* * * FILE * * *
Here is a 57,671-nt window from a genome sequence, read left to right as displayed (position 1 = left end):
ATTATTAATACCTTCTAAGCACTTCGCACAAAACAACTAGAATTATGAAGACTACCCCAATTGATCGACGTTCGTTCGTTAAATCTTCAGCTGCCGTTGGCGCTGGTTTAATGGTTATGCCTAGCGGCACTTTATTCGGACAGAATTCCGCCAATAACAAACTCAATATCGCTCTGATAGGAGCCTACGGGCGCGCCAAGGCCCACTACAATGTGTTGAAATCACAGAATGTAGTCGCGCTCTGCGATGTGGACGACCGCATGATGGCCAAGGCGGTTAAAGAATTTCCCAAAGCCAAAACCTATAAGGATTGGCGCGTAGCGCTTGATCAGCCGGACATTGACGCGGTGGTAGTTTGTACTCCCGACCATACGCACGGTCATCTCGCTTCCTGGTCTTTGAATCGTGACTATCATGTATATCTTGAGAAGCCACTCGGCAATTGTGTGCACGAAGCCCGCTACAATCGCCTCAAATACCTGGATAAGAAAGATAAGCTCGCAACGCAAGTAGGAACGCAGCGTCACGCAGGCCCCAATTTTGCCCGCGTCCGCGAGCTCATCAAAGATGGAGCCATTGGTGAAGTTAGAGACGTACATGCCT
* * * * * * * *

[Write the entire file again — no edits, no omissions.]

Here is a 57,671-nt window from a genome sequence, read left to right as displayed (position 1 = left end):
ATTATTAATACCTTCTAAGCACTTCGCACAAAACAACTAGAATTATGAAGACTACCCCAATTGATCGACGTTCGTTCGTTAAATCTTCAGCTGCCGTTGGCGCTGGTTTAATGGTTATGCCTAGCGGCACTTTATTCGGACAGAATTCCGCCAATAACAAACTCAATATCGCTCTGATAGGAGCCTACGGGCGCGCCAAGGCCCACTACAATGTGTTGAAATCACAGAATGTAGTCGCGCTCTGCGATGTGGACGACCGCATGATGGCCAAGGCGGTTAAAGAATTTCCCAAAGCCAAAACCTATAAGGATTGGCGCGTAGCGCTTGATCAGCCGGACATTGACGCGGTGGTAGTTTGTACTCCCGACCATACGCACGGTCATCTCGCTTCCTGGTCTTTGAATCGTGACTATCATGTATATCTTGAGAAGCCACTCGGCAATTGTGTGCACGAAGCCCGCTACAATCGCCTCAAATACCTGGATAAGAAAGATAAGCTCGCAACGCAAGTAGGAACGCAGCGTCACGCAGGCCCCAATTTTGCCCGCGTCCGCGAGCTCATCAAAGATGGAGCCATTGGTGAAGTTAGAGACGTACATGCCT